On April 21, 2011, the Federal Energy Regulatory Commission (FERC) issued an Order Affirming Initial Decision and Ordering Payment of Civil Penalty in connection with an Administrative Law Judge’s (ALJ) Initial Decision that a natural gas trader for Amaranth, Brian Hunter, engaged in market manipulation, in violation of Section 4A of the Natural Gas Act (NGA) and Part 1c.1 of FERC’s regulations.1 The case focused on Hunter’s trading activities in natural gas futures contracts (NG Futures Contracts) on the New York Mercantile Exchange (NYMEX). FERC’s Order affirmed the Initial Decision of the ALJ and assessed a civil penalty against Mr. Hunter in the amount of $30 million. FERC’s Order represents the first fully litigated proceeding involving FERC’s enhanced authority to investigate allegations of and penalize instances of market manipulation, which FERC received following the enactment of the Energy Policy Act of 2005. Further, FERC’s Order likely sets the stage for subsequent legal challenges to FERC’s claimed jurisdiction.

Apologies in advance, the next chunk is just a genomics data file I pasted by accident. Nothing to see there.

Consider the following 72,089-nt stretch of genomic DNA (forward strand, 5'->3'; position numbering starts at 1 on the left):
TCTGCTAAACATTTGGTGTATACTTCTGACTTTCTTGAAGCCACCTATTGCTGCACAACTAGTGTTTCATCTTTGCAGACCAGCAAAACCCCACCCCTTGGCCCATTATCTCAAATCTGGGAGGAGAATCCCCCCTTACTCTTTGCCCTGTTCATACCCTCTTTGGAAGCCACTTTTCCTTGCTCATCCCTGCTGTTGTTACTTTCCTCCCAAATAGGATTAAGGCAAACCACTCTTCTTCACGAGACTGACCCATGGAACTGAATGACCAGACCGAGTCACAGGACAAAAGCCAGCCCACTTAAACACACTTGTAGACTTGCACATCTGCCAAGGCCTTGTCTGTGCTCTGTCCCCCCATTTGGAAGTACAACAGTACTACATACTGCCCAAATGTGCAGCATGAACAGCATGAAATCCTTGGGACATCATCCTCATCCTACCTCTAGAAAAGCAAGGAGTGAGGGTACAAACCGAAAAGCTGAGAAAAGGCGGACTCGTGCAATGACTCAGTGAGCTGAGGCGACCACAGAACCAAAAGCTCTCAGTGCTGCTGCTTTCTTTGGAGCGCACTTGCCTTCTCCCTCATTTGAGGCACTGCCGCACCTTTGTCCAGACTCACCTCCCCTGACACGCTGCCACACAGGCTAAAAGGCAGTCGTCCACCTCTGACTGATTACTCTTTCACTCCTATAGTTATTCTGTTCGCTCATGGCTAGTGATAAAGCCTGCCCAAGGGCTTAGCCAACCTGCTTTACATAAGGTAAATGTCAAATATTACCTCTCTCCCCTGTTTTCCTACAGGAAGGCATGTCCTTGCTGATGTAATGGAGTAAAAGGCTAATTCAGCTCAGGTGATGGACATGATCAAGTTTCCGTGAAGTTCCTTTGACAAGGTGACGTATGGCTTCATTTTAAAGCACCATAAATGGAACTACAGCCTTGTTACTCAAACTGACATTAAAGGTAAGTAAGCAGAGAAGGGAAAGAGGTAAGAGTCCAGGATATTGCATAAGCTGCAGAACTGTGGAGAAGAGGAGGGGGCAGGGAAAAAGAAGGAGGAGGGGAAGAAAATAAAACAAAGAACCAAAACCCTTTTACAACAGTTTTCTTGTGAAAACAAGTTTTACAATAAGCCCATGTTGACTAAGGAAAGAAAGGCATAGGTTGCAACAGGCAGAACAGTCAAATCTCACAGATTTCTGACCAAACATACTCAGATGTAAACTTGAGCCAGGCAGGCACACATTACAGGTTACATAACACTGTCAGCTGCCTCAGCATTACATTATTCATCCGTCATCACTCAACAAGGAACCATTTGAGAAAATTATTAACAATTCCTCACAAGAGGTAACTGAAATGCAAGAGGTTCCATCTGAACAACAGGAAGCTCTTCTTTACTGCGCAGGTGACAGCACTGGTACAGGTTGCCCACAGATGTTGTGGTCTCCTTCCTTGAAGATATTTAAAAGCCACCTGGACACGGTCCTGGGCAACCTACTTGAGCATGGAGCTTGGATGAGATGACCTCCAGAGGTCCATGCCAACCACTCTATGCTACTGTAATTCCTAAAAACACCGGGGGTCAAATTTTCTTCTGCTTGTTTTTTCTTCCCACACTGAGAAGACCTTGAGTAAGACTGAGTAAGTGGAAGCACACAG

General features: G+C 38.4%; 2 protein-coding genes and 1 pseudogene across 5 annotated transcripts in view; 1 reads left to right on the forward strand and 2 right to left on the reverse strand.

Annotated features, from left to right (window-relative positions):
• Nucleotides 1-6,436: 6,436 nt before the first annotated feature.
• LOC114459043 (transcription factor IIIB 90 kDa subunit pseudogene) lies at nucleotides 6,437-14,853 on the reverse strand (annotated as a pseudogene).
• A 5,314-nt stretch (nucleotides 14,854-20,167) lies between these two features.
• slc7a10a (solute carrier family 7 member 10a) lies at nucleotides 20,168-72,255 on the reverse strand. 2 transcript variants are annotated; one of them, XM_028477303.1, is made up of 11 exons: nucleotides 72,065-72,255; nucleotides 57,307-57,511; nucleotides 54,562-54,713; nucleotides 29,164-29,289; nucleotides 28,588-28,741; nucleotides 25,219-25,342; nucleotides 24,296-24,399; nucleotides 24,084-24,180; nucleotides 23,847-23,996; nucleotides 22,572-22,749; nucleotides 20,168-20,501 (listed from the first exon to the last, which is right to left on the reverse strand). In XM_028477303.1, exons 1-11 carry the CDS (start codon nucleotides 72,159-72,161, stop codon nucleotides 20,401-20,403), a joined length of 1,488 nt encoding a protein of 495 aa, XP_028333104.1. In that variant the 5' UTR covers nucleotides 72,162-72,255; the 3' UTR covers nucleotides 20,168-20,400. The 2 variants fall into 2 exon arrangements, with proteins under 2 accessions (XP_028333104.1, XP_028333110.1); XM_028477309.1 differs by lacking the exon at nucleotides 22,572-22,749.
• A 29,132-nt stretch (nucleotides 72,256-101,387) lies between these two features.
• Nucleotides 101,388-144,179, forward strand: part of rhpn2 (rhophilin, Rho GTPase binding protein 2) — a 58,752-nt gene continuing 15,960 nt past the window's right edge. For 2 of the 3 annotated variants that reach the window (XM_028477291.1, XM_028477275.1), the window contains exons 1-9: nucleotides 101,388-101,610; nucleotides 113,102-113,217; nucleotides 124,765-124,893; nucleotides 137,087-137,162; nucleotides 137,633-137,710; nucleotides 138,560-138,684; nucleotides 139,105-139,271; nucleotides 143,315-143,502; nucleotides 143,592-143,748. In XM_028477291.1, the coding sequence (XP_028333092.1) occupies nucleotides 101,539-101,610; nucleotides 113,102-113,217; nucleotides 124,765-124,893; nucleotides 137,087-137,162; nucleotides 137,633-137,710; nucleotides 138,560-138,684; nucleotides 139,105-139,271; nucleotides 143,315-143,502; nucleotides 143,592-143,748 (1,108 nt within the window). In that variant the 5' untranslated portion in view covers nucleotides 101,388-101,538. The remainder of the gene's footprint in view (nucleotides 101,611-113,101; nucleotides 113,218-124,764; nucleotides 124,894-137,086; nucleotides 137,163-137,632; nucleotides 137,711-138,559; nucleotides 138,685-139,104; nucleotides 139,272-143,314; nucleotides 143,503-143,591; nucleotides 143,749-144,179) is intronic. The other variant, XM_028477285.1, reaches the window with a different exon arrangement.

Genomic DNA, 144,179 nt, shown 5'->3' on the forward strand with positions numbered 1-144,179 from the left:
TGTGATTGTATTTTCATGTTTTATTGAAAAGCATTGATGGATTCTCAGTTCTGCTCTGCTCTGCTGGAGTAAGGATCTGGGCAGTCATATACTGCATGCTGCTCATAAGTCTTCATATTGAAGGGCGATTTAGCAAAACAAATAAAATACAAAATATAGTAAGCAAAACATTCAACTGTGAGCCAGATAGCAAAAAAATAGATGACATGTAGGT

In its Order, FERC determined that Hunter’s trading strategy concerning NG Futures Contracts in February, March, and April 2006 was developed in a manner that was designed to lower the settlement price of NG Futures Contracts in order to benefit Hunter’s positions on other trading platforms and generate a profit on related financial instruments, including large short positions maintained by Amaranth in natural gas swaps. In affirming the ALJ’s Initial Decision, FERC alleged that Hunter’s conduct satisfied all three elements of a market manipulation claim, as required by Section 4A of the NGA and Part 1c.a of FERC’s regulations. FERC asserted that the ALJ correctly determined that Hunter’s trading strategy in February, March, and April 2006 constituted market manipulation because (1) it involved the use of a fraudulent scheme (2) with the requisite scienter and (3) in connection with a FERC-jurisdictional transaction.
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